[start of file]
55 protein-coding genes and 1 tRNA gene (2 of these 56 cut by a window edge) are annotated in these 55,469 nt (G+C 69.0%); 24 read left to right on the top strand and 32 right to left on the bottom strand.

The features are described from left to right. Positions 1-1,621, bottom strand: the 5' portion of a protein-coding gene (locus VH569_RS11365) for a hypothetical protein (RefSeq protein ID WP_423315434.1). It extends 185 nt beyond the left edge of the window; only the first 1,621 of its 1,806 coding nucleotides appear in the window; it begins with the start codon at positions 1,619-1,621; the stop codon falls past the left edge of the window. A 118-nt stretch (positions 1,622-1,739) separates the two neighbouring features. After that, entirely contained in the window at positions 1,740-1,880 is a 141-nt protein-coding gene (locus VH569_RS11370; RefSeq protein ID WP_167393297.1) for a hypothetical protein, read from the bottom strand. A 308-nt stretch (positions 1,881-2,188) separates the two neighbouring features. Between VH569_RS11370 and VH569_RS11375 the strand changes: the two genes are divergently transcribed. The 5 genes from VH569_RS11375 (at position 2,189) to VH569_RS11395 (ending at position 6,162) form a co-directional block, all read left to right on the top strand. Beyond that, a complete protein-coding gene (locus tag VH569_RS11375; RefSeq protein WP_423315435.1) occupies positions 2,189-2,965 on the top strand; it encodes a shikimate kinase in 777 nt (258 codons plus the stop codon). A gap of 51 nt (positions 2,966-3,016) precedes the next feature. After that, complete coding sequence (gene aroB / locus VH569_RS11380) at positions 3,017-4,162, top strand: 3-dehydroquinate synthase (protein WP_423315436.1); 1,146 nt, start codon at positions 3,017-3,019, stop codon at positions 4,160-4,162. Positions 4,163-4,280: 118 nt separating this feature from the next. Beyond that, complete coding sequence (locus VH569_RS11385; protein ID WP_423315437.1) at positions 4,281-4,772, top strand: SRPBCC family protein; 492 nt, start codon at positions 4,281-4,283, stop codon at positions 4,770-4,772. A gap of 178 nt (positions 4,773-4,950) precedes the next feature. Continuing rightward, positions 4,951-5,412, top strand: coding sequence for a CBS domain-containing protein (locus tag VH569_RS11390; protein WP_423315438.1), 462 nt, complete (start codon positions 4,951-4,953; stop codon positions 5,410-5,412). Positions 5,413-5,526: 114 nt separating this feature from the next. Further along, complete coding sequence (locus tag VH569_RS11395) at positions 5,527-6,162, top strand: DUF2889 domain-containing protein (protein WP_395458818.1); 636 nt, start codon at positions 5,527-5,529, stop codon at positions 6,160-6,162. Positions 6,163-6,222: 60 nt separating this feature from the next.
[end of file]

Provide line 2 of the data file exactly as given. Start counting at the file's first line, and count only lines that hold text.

The features are described from left to right. Positions 1-1,621, bottom strand: the 5' portion of a protein-coding gene (locus VH569_RS11365) for a hypothetical protein (RefSeq protein ID WP_423315434.1). It extends 185 nt beyond the left edge of the window; only the first 1,621 of its 1,806 coding nucleotides appear in the window; it begins with the start codon at positions 1,619-1,621; the stop codon falls past the left edge of the window. A 118-nt stretch (positions 1,622-1,739) separates the two neighbouring features. After that, entirely contained in the window at positions 1,740-1,880 is a 141-nt protein-coding gene (locus VH569_RS11370; RefSeq protein ID WP_167393297.1) for a hypothetical protein, read from the bottom strand. A 308-nt stretch (positions 1,881-2,188) separates the two neighbouring features. Between VH569_RS11370 and VH569_RS11375 the strand changes: the two genes are divergently transcribed. The 5 genes from VH569_RS11375 (at position 2,189) to VH569_RS11395 (ending at position 6,162) form a co-directional block, all read left to right on the top strand. Beyond that, a complete protein-coding gene (locus tag VH569_RS11375; RefSeq protein WP_423315435.1) occupies positions 2,189-2,965 on the top strand; it encodes a shikimate kinase in 777 nt (258 codons plus the stop codon). A gap of 51 nt (positions 2,966-3,016) precedes the next feature. After that, complete coding sequence (gene aroB / locus VH569_RS11380) at positions 3,017-4,162, top strand: 3-dehydroquinate synthase (protein WP_423315436.1); 1,146 nt, start codon at positions 3,017-3,019, stop codon at positions 4,160-4,162. Positions 4,163-4,280: 118 nt separating this feature from the next. Beyond that, complete coding sequence (locus VH569_RS11385; protein ID WP_423315437.1) at positions 4,281-4,772, top strand: SRPBCC family protein; 492 nt, start codon at positions 4,281-4,283, stop codon at positions 4,770-4,772. A gap of 178 nt (positions 4,773-4,950) precedes the next feature. Continuing rightward, positions 4,951-5,412, top strand: coding sequence for a CBS domain-containing protein (locus tag VH569_RS11390; protein WP_423315438.1), 462 nt, complete (start codon positions 4,951-4,953; stop codon positions 5,410-5,412). Positions 5,413-5,526: 114 nt separating this feature from the next. Further along, complete coding sequence (locus tag VH569_RS11395) at positions 5,527-6,162, top strand: DUF2889 domain-containing protein (protein WP_395458818.1); 636 nt, start codon at positions 5,527-5,529, stop codon at positions 6,160-6,162. Positions 6,163-6,222: 60 nt separating this feature from the next.